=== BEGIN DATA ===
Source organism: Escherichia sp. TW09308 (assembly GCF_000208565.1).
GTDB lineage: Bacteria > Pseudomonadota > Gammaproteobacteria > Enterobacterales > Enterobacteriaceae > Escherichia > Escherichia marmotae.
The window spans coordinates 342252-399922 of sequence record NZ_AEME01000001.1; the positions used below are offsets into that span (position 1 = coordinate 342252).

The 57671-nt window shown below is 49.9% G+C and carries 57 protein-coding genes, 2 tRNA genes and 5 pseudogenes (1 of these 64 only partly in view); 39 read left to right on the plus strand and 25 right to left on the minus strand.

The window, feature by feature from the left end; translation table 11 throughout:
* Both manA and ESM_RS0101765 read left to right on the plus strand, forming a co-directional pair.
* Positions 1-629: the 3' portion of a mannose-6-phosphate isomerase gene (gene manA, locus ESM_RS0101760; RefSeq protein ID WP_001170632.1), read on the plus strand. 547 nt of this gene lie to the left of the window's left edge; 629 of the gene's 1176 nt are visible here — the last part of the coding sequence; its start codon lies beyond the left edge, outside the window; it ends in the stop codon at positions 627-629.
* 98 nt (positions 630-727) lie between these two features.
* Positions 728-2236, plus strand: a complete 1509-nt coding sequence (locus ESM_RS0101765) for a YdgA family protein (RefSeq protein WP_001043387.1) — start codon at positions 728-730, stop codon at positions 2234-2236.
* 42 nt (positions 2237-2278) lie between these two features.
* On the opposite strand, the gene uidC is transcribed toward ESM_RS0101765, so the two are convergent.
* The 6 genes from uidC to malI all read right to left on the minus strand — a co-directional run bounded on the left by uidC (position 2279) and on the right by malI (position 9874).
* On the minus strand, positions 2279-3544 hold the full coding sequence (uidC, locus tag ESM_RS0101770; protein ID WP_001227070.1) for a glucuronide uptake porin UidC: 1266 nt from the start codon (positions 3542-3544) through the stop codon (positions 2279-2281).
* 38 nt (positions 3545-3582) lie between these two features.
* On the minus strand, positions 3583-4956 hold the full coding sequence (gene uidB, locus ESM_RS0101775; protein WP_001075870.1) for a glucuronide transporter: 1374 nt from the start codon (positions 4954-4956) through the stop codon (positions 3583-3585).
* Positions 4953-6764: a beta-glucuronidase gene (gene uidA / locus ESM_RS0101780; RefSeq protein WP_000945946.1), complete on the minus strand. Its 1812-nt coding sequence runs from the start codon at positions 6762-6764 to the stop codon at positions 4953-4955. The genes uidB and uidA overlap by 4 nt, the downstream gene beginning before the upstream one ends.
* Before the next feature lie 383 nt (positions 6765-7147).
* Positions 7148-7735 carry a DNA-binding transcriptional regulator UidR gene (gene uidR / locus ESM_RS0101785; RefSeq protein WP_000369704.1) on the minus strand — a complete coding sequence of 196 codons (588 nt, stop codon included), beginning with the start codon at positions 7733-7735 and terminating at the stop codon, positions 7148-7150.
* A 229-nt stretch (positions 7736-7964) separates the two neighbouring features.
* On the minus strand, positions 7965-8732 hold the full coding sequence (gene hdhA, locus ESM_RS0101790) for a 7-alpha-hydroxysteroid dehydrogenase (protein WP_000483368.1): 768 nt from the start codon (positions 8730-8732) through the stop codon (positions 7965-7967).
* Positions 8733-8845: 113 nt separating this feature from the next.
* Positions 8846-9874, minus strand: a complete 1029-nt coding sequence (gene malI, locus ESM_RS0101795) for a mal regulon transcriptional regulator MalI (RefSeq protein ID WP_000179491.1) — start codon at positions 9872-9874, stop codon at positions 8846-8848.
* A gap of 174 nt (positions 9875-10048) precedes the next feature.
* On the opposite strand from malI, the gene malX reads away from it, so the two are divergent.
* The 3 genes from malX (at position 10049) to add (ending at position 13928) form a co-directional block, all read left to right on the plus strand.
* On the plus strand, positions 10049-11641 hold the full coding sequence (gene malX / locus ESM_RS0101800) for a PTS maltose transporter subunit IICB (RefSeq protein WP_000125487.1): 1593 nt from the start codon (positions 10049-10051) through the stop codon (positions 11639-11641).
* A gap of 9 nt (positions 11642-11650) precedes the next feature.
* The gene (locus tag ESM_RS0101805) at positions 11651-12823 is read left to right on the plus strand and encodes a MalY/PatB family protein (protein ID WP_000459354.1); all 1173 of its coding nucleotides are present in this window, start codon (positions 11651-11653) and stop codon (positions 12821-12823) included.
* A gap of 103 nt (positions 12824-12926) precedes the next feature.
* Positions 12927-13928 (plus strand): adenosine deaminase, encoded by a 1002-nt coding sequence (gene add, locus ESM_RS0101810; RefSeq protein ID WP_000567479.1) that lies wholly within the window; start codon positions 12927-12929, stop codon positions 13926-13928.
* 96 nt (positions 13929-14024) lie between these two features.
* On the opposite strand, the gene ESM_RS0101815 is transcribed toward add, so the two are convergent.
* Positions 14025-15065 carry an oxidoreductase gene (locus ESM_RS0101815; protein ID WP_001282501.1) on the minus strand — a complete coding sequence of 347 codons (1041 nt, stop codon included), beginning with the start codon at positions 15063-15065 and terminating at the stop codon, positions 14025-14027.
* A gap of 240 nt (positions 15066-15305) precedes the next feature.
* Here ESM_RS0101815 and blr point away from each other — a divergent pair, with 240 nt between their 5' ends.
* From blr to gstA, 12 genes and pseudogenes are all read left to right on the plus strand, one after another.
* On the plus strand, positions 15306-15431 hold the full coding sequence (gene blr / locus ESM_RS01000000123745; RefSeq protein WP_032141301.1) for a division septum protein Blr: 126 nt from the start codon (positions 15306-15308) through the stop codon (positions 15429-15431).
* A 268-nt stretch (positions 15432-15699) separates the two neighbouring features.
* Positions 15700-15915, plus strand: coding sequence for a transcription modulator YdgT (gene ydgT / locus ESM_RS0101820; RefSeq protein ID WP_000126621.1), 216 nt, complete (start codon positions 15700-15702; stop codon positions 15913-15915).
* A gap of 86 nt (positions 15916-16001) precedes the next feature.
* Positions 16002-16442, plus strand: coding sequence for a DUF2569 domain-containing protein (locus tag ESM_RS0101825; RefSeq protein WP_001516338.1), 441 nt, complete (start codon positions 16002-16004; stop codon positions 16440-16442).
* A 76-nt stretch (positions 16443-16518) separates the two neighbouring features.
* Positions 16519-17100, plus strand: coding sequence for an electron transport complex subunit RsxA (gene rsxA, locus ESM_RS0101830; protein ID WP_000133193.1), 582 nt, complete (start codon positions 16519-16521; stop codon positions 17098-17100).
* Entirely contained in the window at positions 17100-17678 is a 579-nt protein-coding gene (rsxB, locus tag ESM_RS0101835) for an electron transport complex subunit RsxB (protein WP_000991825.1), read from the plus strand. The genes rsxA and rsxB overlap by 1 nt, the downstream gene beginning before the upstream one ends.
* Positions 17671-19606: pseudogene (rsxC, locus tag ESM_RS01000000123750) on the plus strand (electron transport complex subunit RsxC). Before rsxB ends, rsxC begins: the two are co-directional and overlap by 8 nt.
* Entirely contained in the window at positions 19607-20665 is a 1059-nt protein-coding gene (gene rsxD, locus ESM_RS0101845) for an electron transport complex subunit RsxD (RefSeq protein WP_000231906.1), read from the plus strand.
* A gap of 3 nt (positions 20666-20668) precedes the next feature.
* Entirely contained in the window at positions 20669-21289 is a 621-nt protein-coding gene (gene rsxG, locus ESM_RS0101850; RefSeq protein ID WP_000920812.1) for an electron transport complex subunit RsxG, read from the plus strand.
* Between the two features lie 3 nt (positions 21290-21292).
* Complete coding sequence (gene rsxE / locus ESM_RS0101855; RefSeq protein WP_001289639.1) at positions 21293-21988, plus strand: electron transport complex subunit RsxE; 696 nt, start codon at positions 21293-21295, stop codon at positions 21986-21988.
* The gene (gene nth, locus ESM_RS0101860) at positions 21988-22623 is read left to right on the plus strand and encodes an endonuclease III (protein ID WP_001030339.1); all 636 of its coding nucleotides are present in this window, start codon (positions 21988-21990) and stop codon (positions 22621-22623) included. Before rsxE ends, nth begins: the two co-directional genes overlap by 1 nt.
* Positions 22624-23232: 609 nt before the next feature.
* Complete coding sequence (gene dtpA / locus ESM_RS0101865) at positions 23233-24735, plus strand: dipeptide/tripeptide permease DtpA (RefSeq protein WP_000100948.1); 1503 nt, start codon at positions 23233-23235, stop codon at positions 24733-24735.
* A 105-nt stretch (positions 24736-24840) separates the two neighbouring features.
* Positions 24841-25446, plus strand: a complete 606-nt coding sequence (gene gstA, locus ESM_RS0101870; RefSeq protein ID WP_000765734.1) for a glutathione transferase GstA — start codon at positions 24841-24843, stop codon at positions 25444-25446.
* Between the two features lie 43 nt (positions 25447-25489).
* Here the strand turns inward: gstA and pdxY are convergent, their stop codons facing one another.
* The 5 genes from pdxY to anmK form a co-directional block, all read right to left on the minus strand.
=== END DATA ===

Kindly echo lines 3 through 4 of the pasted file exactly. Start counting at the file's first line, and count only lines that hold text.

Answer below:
The window spans coordinates 342252-399922 of sequence record NZ_AEME01000001.1; the positions used below are offsets into that span (position 1 = coordinate 342252).

The 57671-nt window shown below is 49.9% G+C and carries 57 protein-coding genes, 2 tRNA genes and 5 pseudogenes (1 of these 64 only partly in view); 39 read left to right on the plus strand and 25 right to left on the minus strand.